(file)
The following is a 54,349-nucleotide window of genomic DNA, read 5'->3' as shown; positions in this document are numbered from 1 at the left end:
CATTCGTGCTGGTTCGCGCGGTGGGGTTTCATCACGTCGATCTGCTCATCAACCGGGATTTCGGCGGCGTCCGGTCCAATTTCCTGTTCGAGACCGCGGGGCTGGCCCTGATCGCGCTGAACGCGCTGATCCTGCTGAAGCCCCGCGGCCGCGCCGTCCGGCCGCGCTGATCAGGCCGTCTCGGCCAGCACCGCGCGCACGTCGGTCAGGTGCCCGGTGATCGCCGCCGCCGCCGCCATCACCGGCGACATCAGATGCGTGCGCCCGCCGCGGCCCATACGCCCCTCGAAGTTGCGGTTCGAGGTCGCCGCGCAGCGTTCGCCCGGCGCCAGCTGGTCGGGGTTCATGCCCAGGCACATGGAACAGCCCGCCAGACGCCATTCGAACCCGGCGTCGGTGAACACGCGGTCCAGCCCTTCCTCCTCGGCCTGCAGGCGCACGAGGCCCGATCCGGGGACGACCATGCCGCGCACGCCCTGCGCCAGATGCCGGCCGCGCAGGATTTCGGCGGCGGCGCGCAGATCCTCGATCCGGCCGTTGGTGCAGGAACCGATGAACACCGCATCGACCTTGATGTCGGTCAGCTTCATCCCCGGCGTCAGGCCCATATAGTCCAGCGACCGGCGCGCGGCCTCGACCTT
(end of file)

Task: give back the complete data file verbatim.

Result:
The following is a 54,349-nucleotide window of genomic DNA, read 5'->3' as shown; positions in this document are numbered from 1 at the left end:
CATTCGTGCTGGTTCGCGCGGTGGGGTTTCATCACGTCGATCTGCTCATCAACCGGGATTTCGGCGGCGTCCGGTCCAATTTCCTGTTCGAGACCGCGGGGCTGGCCCTGATCGCGCTGAACGCGCTGATCCTGCTGAAGCCCCGCGGCCGCGCCGTCCGGCCGCGCTGATCAGGCCGTCTCGGCCAGCACCGCGCGCACGTCGGTCAGGTGCCCGGTGATCGCCGCCGCCGCCGCCATCACCGGCGACATCAGATGCGTGCGCCCGCCGCGGCCCATACGCCCCTCGAAGTTGCGGTTCGAGGTCGCCGCGCAGCGTTCGCCCGGCGCCAGCTGGTCGGGGTTCATGCCCAGGCACATGGAACAGCCCGCCAGACGCCATTCGAACCCGGCGTCGGTGAACACGCGGTCCAGCCCTTCCTCCTCGGCCTGCAGGCGCACGAGGCCCGATCCGGGGACGACCATGCCGCGCACGCCCTGCGCCAGATGCCGGCCGCGCAGGATTTCGGCGGCGGCGCGCAGATCCTCGATCCGGCCGTTGGTGCAGGAACCGATGAACACCGCATCGACCTTGATGTCGGTCAGCTTCATCCCCGGCGTCAGGCCCATATAGTCCAGCGACCGGCGCGCGGCCTCGACCTT